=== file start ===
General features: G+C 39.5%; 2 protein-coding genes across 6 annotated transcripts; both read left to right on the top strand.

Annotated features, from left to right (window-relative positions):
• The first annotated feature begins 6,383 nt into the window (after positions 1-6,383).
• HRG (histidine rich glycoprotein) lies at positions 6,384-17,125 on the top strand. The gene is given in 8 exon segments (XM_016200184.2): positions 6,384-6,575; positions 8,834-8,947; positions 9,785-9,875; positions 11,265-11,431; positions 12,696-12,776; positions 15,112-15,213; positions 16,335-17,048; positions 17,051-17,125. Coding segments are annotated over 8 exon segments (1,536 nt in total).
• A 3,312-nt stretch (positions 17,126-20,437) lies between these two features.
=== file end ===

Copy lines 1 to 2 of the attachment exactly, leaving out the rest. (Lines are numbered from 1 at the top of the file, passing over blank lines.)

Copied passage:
General features: G+C 39.5%; 2 protein-coding genes across 6 annotated transcripts; both read left to right on the top strand.

Annotated features, from left to right (window-relative positions):